Damian Flanagan at the TLS:
Star, the short novella Mishima published in November 1960, is little known in Japan, buried as it is under the weight of the grander achievements in the forty-two volumes of his Complete Works. But it is now open to rediscovery thanks to an adroit, colloquial translation into American English by Sam Bett. It offers us a snapshot of a twenty-three-year-old, up-and-coming movie star, Rikio “Richie” Mizuno. Paraded in a string of formulaic films, swooned over by his many female fans, Rikio and the studio who manage him carefully groom his image. When a fan intrudes on the set and disrupts a take to throw herself at “Richie”, the director is at first furious, then ponders whether her intervention couldn’t be built into the script. But she can’t act, so she is quickly cut again and promptly attempts suicide, before the studio spin the story as “Richie” intervening to save her life.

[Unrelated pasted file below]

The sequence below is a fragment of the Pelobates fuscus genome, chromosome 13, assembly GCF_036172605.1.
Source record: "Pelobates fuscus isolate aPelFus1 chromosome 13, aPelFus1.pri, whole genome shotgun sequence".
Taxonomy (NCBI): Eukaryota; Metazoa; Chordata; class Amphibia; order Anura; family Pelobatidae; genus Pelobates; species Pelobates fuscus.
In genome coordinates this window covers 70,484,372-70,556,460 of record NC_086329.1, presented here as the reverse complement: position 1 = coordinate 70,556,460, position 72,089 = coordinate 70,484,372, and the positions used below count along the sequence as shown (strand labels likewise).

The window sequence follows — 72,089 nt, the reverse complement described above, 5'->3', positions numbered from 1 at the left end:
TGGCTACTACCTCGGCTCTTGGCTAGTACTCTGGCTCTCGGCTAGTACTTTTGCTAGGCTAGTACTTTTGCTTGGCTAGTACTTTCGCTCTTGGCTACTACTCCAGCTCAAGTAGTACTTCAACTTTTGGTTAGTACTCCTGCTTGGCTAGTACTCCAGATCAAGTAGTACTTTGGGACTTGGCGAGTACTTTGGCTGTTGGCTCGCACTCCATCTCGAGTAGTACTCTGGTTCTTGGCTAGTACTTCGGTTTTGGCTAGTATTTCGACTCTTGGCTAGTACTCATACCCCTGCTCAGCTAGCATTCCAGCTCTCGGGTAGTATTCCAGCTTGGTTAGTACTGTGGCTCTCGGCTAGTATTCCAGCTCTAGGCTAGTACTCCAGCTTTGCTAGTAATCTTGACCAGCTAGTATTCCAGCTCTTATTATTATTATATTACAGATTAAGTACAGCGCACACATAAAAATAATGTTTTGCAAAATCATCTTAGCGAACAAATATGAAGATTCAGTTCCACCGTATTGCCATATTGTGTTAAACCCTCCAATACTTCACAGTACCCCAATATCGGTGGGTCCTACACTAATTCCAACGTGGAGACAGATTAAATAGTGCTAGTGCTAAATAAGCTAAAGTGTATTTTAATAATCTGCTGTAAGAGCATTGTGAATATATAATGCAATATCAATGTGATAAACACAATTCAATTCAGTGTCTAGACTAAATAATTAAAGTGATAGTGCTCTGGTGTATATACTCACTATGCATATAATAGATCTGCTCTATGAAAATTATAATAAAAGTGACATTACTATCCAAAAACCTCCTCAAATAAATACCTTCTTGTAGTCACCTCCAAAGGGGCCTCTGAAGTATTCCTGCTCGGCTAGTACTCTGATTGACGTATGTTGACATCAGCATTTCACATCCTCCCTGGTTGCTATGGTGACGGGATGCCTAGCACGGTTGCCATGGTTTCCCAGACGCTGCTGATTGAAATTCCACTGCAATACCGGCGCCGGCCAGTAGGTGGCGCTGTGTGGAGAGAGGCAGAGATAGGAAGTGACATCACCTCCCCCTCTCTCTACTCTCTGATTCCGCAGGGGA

Rikio’s own attention is more caught up with hiding from the studio his affair with his silver-teethed, ugly personal assistant, or indulging his narcissistic longing for death, or observing how his star quality opens up a new field of morality. Watching an ordinary person being arrested for shoplifting in a fancy Ginza store, he reflects that if he was to steal something in a shop, it would be simply laughed off as a joke.